Amsterdam's canals were taken up by men in black leather shorts and little else, others in pink and silver body paint and drag queens in flamboyant dresses for the annual Gay Pride parade.
Not even a downpour could dampen the festive spirit as 80 colourful "floats" drifted down the inner city's Prinsengracht to the loud strains of techno music and the applause of what police said were "hundreds of thousands" of onlookers, many dossed out in bright pink outfits.
AdvertisementThe biggest cheer was reserved for a float "crewed" by gays and lesbians from the Netherlands' Turkish community, for the first time taking part in the parade, now in its 17th year.
Wearing red T-shirts with the white crescent moon and star of the Turkish flag, the group participated to help break sexual taboos in a culture seen as traditional and conservative, the float's organiser Done Fil told AFP ahead of the parade.
"It seems like we are the first generation to start a trend of ethnic groups in the Netherlands coming out of the closet," she added with a laugh.
Fil, a 31-year-old lesbian living in Amsterdam, said her group also joined the parade "to celebrate 400 years of Dutch-Turkish relations and 50 years of the Turkish community in the Netherlands."
The Netherlands and Turkey have been trading partners since 1612 when the first Dutch government official handed his credentials to the Ottoman sultan.
Also in the parade was Russian gay-rights activist Polina Savchenko from Saint Petersburg, a guest of honour on the Amsterdam municipality's boat which sported a huge sign saying: "Discrimination: Amsterdam is done with it."
Last month, Saint Petersburg police said they had prosecuted 73 people for violating new anti-gay legislation imposed on Russia's former imperial city four months ago.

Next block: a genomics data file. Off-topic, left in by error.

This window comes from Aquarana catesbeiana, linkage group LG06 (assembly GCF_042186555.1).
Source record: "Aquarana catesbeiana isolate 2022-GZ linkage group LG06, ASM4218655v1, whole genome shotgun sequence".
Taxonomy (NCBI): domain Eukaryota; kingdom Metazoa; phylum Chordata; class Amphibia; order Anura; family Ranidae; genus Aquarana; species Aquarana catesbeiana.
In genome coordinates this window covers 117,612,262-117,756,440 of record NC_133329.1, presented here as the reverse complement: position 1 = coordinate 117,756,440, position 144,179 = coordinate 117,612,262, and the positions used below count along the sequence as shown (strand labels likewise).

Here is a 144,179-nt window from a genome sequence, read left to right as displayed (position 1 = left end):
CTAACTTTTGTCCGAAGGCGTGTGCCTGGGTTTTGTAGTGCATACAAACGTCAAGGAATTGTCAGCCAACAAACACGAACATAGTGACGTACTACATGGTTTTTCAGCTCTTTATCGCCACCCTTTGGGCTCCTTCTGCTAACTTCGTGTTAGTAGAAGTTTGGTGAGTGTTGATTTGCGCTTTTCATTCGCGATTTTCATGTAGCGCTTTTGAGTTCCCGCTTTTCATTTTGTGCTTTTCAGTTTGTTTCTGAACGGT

Savchenko however put the number at 30 arrests, saying it was mainly on charges of "non-compliance" with police orders to remove rainbow-coloured flags and clothing representing the global symbol for lesbian, gay, bisexual and transgender pride.
"To me it's a huge honour to be here, but also a chance to tell people how it is (in Saint Petersburg) and how it affects people's lives," she told AFP.
She praised the Dutch capital for its tolerant views on sexuality.
"The air of freedom in Amsterdam is amazing," Savchenko said.
Many visitors -- although here to party the night away -- agreed with Savchenko's sentiments.
"It's incredible! Here you have a float by the city of Amsterdam with officials waving flags on it," said Juuso Hamaladnen, 28, who travelled with his friend Jani Nieminen, 31, from Helsinki.
"There was even a boat with police officers," exclaimed Hamaladnen, dressed like Hamaladnen in identical sailors' outfits. "It's incredible!," he told AFP before disappearing in the throng of spectators.
Police spokeswoman Marjolein Koek by 5:00 pm (1500 GMT) told AFP the parade went off without incident "although it was busier than other years."
According to Amsterdam city officials, between 300,000 and 500,000 visit the parade annually.
There are around one million homosexuals in the Netherlands, and in 2001 it became the first country in the world to legalise same-sex marriages.
Of these, some 50,000 were in same-sex relationships by 2009 with almost a quarter being married, said the Dutch central office for statistics (CBS).
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